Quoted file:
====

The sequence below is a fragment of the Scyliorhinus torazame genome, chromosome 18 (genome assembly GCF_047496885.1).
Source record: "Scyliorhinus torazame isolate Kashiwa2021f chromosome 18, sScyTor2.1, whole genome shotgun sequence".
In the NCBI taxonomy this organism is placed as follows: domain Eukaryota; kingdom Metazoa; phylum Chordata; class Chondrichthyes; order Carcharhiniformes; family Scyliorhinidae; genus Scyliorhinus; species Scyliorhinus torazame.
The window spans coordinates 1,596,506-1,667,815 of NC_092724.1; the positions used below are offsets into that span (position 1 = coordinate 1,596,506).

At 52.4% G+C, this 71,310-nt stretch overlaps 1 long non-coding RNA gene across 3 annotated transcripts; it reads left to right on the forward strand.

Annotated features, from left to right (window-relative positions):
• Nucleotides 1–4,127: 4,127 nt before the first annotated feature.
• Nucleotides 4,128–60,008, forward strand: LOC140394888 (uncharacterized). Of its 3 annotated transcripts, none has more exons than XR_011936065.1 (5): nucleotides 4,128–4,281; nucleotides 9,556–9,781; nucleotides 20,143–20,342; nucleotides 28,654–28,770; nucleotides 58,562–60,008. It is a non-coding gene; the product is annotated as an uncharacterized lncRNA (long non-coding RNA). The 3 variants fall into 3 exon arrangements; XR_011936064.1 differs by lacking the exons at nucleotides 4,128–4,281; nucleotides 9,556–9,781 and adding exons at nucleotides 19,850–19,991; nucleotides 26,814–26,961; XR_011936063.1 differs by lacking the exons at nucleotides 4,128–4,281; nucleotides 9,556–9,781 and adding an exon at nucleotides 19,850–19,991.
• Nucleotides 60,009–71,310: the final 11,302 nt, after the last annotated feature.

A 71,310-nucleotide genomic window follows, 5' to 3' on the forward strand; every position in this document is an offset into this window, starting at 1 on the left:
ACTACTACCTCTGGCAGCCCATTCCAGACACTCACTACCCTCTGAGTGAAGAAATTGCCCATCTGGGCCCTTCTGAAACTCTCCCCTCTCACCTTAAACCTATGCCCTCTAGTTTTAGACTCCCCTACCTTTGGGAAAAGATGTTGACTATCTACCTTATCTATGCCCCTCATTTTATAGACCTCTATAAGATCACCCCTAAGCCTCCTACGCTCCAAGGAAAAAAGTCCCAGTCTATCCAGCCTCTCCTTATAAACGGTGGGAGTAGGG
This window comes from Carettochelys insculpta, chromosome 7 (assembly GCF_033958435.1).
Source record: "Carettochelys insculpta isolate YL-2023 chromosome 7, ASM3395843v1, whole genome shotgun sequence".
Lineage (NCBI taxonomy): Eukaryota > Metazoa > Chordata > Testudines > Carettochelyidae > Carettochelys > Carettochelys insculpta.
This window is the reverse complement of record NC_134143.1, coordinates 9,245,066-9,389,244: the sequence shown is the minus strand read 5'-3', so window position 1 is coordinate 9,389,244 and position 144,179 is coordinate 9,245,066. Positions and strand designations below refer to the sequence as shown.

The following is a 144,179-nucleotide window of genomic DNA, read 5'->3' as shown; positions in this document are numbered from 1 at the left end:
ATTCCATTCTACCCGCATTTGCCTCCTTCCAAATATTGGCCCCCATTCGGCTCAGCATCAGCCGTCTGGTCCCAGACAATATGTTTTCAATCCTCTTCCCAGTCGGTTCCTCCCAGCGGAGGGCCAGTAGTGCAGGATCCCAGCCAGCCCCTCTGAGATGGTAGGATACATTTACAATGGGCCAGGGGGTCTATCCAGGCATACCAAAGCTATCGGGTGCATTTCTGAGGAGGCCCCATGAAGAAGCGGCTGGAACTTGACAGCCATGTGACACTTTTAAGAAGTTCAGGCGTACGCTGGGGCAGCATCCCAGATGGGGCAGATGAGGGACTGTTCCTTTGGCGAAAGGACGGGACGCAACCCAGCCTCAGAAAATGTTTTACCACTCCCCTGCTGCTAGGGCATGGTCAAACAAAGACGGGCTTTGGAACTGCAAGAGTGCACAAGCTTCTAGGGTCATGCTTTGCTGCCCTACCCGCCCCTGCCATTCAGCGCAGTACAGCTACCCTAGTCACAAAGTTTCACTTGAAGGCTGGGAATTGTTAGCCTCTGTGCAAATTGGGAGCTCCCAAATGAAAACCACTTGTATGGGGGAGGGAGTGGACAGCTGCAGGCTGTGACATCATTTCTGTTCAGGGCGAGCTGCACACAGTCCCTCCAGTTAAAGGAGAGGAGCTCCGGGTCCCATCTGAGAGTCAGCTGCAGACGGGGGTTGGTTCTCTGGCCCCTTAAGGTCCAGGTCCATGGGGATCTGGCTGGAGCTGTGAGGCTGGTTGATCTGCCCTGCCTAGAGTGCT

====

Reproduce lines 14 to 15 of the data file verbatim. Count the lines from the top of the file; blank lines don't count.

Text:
Lineage (NCBI taxonomy): Eukaryota > Metazoa > Chordata > Testudines > Carettochelyidae > Carettochelys > Carettochelys insculpta.
This window is the reverse complement of record NC_134143.1, coordinates 9,245,066-9,389,244: the sequence shown is the minus strand read 5'-3', so window position 1 is coordinate 9,389,244 and position 144,179 is coordinate 9,245,066. Positions and strand designations below refer to the sequence as shown.